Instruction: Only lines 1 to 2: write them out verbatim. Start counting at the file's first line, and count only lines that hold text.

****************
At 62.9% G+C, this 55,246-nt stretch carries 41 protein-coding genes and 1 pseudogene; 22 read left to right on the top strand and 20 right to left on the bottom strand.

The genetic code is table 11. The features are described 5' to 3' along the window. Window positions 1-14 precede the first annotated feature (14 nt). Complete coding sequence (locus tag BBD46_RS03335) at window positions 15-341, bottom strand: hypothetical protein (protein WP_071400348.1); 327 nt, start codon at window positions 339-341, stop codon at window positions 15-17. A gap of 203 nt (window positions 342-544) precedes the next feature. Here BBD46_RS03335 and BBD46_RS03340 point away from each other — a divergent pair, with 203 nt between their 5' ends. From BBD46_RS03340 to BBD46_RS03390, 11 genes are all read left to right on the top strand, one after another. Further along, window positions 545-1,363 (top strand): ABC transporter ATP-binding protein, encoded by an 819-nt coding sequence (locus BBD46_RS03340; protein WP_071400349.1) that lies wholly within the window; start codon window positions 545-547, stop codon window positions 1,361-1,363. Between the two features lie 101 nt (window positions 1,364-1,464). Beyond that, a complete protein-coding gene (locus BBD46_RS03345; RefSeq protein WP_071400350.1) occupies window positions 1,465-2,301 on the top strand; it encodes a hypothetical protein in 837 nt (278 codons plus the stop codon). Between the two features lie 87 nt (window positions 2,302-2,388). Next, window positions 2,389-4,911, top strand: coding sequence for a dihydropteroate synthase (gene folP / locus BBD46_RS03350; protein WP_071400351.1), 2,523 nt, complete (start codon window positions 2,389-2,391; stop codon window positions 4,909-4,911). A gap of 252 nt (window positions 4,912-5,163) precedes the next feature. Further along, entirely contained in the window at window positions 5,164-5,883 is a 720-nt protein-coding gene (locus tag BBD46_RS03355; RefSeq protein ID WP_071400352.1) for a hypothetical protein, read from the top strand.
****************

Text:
At 62.9% G+C, this 55,246-nt stretch carries 41 protein-coding genes and 1 pseudogene; 22 read left to right on the top strand and 20 right to left on the bottom strand.

The genetic code is table 11. The features are described 5' to 3' along the window. Window positions 1-14 precede the first annotated feature (14 nt). Complete coding sequence (locus tag BBD46_RS03335) at window positions 15-341, bottom strand: hypothetical protein (protein WP_071400348.1); 327 nt, start codon at window positions 339-341, stop codon at window positions 15-17. A gap of 203 nt (window positions 342-544) precedes the next feature. Here BBD46_RS03335 and BBD46_RS03340 point away from each other — a divergent pair, with 203 nt between their 5' ends. From BBD46_RS03340 to BBD46_RS03390, 11 genes are all read left to right on the top strand, one after another. Further along, window positions 545-1,363 (top strand): ABC transporter ATP-binding protein, encoded by an 819-nt coding sequence (locus BBD46_RS03340; protein WP_071400349.1) that lies wholly within the window; start codon window positions 545-547, stop codon window positions 1,361-1,363. Between the two features lie 101 nt (window positions 1,364-1,464). Beyond that, a complete protein-coding gene (locus BBD46_RS03345; RefSeq protein WP_071400350.1) occupies window positions 1,465-2,301 on the top strand; it encodes a hypothetical protein in 837 nt (278 codons plus the stop codon). Between the two features lie 87 nt (window positions 2,302-2,388). Next, window positions 2,389-4,911, top strand: coding sequence for a dihydropteroate synthase (gene folP / locus BBD46_RS03350; protein WP_071400351.1), 2,523 nt, complete (start codon window positions 2,389-2,391; stop codon window positions 4,909-4,911). A gap of 252 nt (window positions 4,912-5,163) precedes the next feature. Further along, entirely contained in the window at window positions 5,164-5,883 is a 720-nt protein-coding gene (locus tag BBD46_RS03355; RefSeq protein ID WP_071400352.1) for a hypothetical protein, read from the top strand.